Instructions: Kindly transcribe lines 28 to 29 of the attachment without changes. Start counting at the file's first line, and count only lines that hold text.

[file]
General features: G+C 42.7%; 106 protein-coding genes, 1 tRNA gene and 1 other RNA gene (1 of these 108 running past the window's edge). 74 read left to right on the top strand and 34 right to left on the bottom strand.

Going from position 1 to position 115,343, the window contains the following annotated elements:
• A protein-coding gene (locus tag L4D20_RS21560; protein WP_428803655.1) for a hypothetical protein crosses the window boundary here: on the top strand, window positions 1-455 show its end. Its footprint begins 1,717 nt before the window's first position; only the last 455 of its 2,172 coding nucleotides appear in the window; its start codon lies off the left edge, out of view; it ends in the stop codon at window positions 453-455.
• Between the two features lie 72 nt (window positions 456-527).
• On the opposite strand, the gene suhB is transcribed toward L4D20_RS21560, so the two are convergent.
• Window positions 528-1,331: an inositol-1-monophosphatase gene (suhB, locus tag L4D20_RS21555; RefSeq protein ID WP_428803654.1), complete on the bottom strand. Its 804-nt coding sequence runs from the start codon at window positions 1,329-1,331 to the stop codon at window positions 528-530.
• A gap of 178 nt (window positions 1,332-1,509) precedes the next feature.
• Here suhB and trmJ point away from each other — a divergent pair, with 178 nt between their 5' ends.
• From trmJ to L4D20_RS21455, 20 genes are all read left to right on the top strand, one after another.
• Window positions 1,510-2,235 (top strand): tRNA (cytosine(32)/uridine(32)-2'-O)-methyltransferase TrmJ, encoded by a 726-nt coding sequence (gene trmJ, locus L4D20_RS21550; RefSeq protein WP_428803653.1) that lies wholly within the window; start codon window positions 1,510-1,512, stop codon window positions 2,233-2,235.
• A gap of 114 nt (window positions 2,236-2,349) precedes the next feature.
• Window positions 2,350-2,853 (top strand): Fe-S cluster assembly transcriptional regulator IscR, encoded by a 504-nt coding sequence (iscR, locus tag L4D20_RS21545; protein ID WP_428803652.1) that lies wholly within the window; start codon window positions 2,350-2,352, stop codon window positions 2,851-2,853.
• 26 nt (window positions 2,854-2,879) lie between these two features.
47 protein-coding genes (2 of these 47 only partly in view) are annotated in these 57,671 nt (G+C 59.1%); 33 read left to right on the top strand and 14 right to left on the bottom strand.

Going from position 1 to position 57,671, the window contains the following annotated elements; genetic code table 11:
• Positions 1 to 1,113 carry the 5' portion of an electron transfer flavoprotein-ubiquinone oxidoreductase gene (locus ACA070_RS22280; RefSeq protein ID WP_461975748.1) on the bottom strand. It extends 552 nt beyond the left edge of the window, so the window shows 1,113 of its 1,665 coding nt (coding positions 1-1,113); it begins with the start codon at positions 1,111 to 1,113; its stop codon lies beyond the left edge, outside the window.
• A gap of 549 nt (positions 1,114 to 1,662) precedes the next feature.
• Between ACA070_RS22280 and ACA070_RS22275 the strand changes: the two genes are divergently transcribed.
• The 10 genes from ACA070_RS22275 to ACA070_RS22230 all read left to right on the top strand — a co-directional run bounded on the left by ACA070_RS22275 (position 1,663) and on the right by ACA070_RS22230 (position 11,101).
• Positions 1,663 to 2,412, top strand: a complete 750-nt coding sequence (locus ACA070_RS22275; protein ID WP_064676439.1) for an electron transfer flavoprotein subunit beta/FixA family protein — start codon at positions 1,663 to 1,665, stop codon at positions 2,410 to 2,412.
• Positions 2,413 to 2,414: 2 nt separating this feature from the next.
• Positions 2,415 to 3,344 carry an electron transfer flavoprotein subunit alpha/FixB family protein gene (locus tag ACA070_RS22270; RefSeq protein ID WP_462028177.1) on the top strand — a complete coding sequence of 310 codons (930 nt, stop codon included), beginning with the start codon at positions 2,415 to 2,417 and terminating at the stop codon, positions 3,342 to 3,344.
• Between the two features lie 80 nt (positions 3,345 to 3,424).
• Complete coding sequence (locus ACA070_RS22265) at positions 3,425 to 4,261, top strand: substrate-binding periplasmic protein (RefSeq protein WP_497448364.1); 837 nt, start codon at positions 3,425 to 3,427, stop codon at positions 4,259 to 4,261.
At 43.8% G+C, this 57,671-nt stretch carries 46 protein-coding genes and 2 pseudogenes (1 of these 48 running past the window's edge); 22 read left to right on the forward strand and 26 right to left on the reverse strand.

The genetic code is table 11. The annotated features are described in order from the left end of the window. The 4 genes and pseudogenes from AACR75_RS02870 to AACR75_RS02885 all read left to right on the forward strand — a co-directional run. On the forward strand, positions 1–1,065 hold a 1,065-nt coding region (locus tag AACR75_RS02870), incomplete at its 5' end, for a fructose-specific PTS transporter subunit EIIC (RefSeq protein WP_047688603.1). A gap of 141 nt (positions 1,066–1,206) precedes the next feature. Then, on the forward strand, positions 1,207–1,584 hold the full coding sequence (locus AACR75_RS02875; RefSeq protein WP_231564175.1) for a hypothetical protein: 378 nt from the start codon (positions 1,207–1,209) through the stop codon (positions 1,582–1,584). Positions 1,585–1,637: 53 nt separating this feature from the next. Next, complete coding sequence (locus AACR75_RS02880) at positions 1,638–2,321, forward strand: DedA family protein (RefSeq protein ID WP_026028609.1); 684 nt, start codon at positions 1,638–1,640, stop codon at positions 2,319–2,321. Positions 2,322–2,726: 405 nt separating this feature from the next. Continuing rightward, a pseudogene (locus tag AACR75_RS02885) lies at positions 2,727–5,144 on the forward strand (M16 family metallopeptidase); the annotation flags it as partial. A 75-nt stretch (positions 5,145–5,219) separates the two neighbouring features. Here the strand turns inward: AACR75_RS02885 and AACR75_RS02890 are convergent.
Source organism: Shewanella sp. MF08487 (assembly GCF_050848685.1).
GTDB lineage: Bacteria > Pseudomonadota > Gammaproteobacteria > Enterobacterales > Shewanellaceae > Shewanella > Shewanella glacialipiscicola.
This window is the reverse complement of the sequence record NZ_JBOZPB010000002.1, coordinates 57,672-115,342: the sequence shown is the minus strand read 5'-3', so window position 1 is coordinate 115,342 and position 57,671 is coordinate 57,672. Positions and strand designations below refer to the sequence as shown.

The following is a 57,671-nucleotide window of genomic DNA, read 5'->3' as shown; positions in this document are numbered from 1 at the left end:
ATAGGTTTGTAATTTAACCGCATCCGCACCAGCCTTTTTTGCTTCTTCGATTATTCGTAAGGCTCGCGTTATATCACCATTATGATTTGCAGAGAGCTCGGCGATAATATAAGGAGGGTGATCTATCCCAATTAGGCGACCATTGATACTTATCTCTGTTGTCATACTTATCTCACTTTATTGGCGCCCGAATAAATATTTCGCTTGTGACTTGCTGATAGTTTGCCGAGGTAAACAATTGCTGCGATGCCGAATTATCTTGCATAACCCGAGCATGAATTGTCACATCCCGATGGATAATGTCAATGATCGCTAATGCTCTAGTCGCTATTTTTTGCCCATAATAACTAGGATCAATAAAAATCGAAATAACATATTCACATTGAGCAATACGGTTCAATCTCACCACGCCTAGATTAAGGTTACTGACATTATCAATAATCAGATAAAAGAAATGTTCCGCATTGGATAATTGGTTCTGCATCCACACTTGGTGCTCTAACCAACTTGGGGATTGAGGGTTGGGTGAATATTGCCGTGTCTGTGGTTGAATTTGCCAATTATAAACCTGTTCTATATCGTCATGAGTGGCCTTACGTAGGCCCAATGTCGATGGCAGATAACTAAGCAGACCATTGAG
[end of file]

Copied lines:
GTDB lineage: Bacteria > Pseudomonadota > Gammaproteobacteria > Enterobacterales > Shewanellaceae > Shewanella > Shewanella glacialipiscicola.
This window is the reverse complement of the sequence record NZ_JBOZPB010000002.1, coordinates 57,672-115,342: the sequence shown is the minus strand read 5'-3', so window position 1 is coordinate 115,342 and position 57,671 is coordinate 57,672. Positions and strand designations below refer to the sequence as shown.